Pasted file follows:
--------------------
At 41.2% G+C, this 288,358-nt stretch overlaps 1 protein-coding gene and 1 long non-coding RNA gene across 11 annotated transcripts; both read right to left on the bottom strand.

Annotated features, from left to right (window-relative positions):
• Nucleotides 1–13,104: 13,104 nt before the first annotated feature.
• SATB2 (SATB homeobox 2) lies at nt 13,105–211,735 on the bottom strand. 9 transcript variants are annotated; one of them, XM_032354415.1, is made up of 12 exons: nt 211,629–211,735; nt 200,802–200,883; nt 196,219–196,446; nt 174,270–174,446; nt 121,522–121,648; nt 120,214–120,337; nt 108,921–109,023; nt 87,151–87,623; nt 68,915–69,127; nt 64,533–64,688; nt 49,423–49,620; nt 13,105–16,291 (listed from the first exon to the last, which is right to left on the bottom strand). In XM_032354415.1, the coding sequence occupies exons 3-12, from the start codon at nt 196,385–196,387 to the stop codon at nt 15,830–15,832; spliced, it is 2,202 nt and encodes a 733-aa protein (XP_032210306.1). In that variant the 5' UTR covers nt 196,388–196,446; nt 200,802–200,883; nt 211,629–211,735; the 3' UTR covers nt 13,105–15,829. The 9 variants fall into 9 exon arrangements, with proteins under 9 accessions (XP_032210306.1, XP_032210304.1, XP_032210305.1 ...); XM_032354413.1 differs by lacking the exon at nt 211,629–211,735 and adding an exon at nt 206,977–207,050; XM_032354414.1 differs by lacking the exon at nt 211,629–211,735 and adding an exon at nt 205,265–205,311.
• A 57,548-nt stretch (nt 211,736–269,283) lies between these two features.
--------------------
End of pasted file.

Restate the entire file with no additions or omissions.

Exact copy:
At 41.2% G+C, this 288,358-nt stretch overlaps 1 protein-coding gene and 1 long non-coding RNA gene across 11 annotated transcripts; both read right to left on the bottom strand.

Annotated features, from left to right (window-relative positions):
• Nucleotides 1–13,104: 13,104 nt before the first annotated feature.
• SATB2 (SATB homeobox 2) lies at nt 13,105–211,735 on the bottom strand. 9 transcript variants are annotated; one of them, XM_032354415.1, is made up of 12 exons: nt 211,629–211,735; nt 200,802–200,883; nt 196,219–196,446; nt 174,270–174,446; nt 121,522–121,648; nt 120,214–120,337; nt 108,921–109,023; nt 87,151–87,623; nt 68,915–69,127; nt 64,533–64,688; nt 49,423–49,620; nt 13,105–16,291 (listed from the first exon to the last, which is right to left on the bottom strand). In XM_032354415.1, the coding sequence occupies exons 3-12, from the start codon at nt 196,385–196,387 to the stop codon at nt 15,830–15,832; spliced, it is 2,202 nt and encodes a 733-aa protein (XP_032210306.1). In that variant the 5' UTR covers nt 196,388–196,446; nt 200,802–200,883; nt 211,629–211,735; the 3' UTR covers nt 13,105–15,829. The 9 variants fall into 9 exon arrangements, with proteins under 9 accessions (XP_032210306.1, XP_032210304.1, XP_032210305.1 ...); XM_032354413.1 differs by lacking the exon at nt 211,629–211,735 and adding an exon at nt 206,977–207,050; XM_032354414.1 differs by lacking the exon at nt 211,629–211,735 and adding an exon at nt 205,265–205,311.
• A 57,548-nt stretch (nt 211,736–269,283) lies between these two features.